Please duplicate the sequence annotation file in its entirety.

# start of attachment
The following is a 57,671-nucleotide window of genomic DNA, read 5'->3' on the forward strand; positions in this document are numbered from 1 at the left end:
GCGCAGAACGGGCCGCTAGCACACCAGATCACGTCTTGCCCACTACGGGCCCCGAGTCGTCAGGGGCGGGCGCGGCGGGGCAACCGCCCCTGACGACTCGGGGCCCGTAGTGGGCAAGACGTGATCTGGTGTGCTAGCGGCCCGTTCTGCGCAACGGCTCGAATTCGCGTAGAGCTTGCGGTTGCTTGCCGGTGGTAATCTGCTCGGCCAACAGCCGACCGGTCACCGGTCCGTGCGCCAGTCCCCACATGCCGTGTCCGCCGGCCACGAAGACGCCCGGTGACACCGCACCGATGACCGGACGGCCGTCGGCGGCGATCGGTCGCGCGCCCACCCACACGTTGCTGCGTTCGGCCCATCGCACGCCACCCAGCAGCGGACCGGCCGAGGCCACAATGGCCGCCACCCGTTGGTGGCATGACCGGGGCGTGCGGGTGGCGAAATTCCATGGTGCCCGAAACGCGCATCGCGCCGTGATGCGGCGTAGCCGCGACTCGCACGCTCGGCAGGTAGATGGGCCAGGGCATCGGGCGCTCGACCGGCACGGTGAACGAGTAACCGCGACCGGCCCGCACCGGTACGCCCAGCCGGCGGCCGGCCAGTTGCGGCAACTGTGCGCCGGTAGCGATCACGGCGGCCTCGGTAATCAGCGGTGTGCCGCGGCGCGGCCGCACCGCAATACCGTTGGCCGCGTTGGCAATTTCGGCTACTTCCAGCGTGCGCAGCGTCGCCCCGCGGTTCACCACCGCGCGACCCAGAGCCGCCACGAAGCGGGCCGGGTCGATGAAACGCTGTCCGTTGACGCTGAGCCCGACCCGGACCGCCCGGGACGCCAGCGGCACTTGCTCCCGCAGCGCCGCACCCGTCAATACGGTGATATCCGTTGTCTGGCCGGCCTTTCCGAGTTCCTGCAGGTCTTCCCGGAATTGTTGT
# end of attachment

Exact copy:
The following is a 57,671-nucleotide window of genomic DNA, read 5'->3' on the forward strand; positions in this document are numbered from 1 at the left end:
GCGCAGAACGGGCCGCTAGCACACCAGATCACGTCTTGCCCACTACGGGCCCCGAGTCGTCAGGGGCGGGCGCGGCGGGGCAACCGCCCCTGACGACTCGGGGCCCGTAGTGGGCAAGACGTGATCTGGTGTGCTAGCGGCCCGTTCTGCGCAACGGCTCGAATTCGCGTAGAGCTTGCGGTTGCTTGCCGGTGGTAATCTGCTCGGCCAACAGCCGACCGGTCACCGGTCCGTGCGCCAGTCCCCACATGCCGTGTCCGCCGGCCACGAAGACGCCCGGTGACACCGCACCGATGACCGGACGGCCGTCGGCGGCGATCGGTCGCGCGCCCACCCACACGTTGCTGCGTTCGGCCCATCGCACGCCACCCAGCAGCGGACCGGCCGAGGCCACAATGGCCGCCACCCGTTGGTGGCATGACCGGGGCGTGCGGGTGGCGAAATTCCATGGTGCCCGAAACGCGCATCGCGCCGTGATGCGGCGTAGCCGCGACTCGCACGCTCGGCAGGTAGATGGGCCAGGGCATCGGGCGCTCGACCGGCACGGTGAACGAGTAACCGCGACCGGCCCGCACCGGTACGCCCAGCCGGCGGCCGGCCAGTTGCGGCAACTGTGCGCCGGTAGCGATCACGGCGGCCTCGGTAATCAGCGGTGTGCCGCGGCGCGGCCGCACCGCAATACCGTTGGCCGCGTTGGCAATTTCGGCTACTTCCAGCGTGCGCAGCGTCGCCCCGCGGTTCACCACCGCGCGACCCAGAGCCGCCACGAAGCGGGCCGGGTCGATGAAACGCTGTCCGTTGACGCTGAGCCCGACCCGGACCGCCCGGGACGCCAGCGGCACTTGCTCCCGCAGCGCCGCACCCGTCAATACGGTGATATCCGTTGTCTGGCCGGCCTTTCCGAGTTCCTGCAGGTCTTCCCGGAATTGTTGT